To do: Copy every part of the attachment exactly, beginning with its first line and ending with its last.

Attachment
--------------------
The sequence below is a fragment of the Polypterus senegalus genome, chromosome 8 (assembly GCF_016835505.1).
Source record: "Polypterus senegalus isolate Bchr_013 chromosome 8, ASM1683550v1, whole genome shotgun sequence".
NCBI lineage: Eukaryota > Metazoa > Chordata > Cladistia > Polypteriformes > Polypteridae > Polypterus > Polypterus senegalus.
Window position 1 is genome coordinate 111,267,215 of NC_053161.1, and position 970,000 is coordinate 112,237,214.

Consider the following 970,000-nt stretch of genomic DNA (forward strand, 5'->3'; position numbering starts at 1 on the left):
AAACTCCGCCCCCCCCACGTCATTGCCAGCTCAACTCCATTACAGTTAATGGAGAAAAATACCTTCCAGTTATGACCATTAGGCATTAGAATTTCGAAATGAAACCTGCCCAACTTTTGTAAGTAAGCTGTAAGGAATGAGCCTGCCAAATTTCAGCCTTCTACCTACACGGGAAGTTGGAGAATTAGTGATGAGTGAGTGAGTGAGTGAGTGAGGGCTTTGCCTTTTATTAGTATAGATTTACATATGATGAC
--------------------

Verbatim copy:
The sequence below is a fragment of the Polypterus senegalus genome, chromosome 8 (assembly GCF_016835505.1).
Source record: "Polypterus senegalus isolate Bchr_013 chromosome 8, ASM1683550v1, whole genome shotgun sequence".
NCBI lineage: Eukaryota > Metazoa > Chordata > Cladistia > Polypteriformes > Polypteridae > Polypterus > Polypterus senegalus.
Window position 1 is genome coordinate 111,267,215 of NC_053161.1, and position 970,000 is coordinate 112,237,214.

Consider the following 970,000-nt stretch of genomic DNA (forward strand, 5'->3'; position numbering starts at 1 on the left):
AAACTCCGCCCCCCCCACGTCATTGCCAGCTCAACTCCATTACAGTTAATGGAGAAAAATACCTTCCAGTTATGACCATTAGGCATTAGAATTTCGAAATGAAACCTGCCCAACTTTTGTAAGTAAGCTGTAAGGAATGAGCCTGCCAAATTTCAGCCTTCTACCTACACGGGAAGTTGGAGAATTAGTGATGAGTGAGTGAGTGAGTGAGTGAGGGCTTTGCCTTTTATTAGTATAGATTTACATATGATGAC